Behind the Barricades in Hong Kong, a Game of High-Tech Cat and Mouse—Data Sheet
Clay Chandler, filling in for Adam today.
I write from Hong Kong where an uneasy calm descended this morning after the Legislative Council announced it will delay debate on a controversial proposal allowing extraditions to China’s mainland.
The extradition measure is deeply unpopular here. The artless manner in which Hong Kong’s Beijing-annointed chief secretary Carrie Lam has tried to ram it through has triggered everyone’s worst fears that Xi Jinping means to renege on the autonomy promised this former British colony by Deng Xiaoping when it reverted to Chinese rule in 1997.
On Wednesday tens of thousands of angry protesters, most of them in their 20s or younger, surrounded the legislature to prevent passage of the bill. Riot police opened fire with tear gas and rubber bullets. Things got ugly fast.
Some folks are calling Wednesday’s protest “Occupy 2.0,” a reference to the 2014 sit-in that paralyzed Hong Kong’s for nearly 80 days. But, as the South China Morning Post reports, the new wave of protestors is far more tech-savvy than their predecessors. They’re paying for subway tickets in cash and have ditched the digital (and therefore trackable) Octopus cards widely used to pay for public transport in this city. To thwart police surveillance cameras (plus the batons and gas), they’ve donned hard hats, goggles and masks. They’re using Twitch instead of Twitter to broadcast video from the front lines and they’re using encrypted messaging services like Telegram, WhatsApp and Signal to communicate.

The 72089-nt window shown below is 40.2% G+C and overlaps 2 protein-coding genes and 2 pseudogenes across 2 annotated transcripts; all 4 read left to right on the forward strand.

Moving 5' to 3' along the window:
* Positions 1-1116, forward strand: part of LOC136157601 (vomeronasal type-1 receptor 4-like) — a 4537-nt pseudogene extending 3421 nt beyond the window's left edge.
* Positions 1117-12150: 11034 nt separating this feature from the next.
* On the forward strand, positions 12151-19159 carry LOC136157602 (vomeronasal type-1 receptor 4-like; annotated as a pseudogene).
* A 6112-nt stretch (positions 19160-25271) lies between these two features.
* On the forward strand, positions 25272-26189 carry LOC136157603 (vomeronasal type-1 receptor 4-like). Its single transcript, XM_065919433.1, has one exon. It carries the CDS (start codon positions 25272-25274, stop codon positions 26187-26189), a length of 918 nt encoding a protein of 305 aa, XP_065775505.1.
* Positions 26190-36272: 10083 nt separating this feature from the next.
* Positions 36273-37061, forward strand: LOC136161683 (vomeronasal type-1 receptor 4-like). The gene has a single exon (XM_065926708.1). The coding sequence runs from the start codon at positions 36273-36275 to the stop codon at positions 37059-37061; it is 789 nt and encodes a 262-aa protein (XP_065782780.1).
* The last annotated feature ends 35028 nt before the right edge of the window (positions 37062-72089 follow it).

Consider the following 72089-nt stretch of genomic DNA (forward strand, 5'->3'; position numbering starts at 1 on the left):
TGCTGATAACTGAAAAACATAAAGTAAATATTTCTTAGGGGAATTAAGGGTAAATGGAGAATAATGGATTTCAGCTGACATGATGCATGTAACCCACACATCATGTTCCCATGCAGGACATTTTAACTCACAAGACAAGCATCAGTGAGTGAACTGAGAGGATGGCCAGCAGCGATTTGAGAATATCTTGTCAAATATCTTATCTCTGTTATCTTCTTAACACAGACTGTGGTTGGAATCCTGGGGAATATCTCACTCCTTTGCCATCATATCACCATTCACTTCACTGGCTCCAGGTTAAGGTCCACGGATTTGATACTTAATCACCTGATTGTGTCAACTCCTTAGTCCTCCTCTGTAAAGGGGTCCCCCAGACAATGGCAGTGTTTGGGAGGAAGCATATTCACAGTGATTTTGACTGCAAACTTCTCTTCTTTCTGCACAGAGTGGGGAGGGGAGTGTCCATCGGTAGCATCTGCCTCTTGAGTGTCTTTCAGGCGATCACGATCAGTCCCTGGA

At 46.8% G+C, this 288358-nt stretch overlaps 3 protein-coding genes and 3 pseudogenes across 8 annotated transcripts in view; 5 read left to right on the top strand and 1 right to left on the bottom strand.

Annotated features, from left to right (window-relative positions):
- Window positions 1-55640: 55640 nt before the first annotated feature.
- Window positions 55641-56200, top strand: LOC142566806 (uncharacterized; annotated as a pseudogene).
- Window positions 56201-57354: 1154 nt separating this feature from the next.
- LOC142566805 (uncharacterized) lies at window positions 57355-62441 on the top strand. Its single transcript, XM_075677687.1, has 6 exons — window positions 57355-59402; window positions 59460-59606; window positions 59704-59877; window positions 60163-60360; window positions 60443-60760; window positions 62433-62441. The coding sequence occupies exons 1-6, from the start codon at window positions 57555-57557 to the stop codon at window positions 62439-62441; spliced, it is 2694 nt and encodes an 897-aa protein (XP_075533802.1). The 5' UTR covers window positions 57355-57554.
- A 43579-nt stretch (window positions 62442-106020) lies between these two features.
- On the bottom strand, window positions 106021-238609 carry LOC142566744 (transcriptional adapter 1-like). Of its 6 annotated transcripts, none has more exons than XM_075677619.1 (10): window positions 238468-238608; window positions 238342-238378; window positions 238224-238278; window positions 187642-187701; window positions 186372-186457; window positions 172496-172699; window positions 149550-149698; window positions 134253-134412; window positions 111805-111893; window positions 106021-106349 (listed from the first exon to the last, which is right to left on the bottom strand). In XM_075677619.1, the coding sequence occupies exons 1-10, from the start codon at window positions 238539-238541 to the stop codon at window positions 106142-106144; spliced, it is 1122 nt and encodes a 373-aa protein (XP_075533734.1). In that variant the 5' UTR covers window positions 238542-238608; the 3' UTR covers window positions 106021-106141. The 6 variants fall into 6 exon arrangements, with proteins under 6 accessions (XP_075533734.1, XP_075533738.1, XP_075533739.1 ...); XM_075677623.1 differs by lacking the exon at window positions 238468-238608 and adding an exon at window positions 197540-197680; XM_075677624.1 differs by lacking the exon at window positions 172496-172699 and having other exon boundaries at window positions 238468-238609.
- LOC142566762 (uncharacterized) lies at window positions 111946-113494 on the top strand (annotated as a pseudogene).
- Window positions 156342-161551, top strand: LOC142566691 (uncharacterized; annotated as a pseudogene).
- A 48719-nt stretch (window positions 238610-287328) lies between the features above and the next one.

They’re also learning to switch off FaceID and TouchID on their iPhones. The Post report includes a fascinating detail I didn’t know: under Hong Kong law, people have the right not to incriminate themselves, which means police can’t force them to divulge PIN numbers to unlock their phones. Apparently, though, police are allowed to force detainees to unlock handsets using fingerprints or facial recognition. (Go figure.)
But in the digital age, such counter-measures inevitably invite counter-counter-measures. Telegram’s founder Pavel Durov on Thursday accused China of orchestrating a massive distributed denial of service attack to prevent protesters in Hong Kong from using the service. On Tuesday, Hong Kong police arrested a 22-year-old administrator of a Telegram group on suspicion of conspiracy to commit a “public nuisance crime.”
Like many (if not most) apps developed in the West, Telegram, WhatsApp and other encrypted messaging services don’t work inside the Great Firewall of China. They are unrestricted in Hong Kong under the “one country, two systems” framework by which this city is theoretically governed. As Beijing pushes Hong Kong’s technological integration with Macau and Guangdong province into a “Greater Bay Area,” one can’t help wonder how much longer that will remain the case.
Woe betide Facebook. The drama never ends. Yesterday, The Wall Street Journal reported that emails, uncovered by Facebook staff digging-up records requested by the Federal Trade Commission, reveal that CEO Mark Zuckerberg was aware of pitfalls present in the social media giant’s data-sharing policies as early as 2012 but failed to act. Facebook denies the emails exist and the Journal hasn’t seen them but the company’s shares dipped 2% on the news.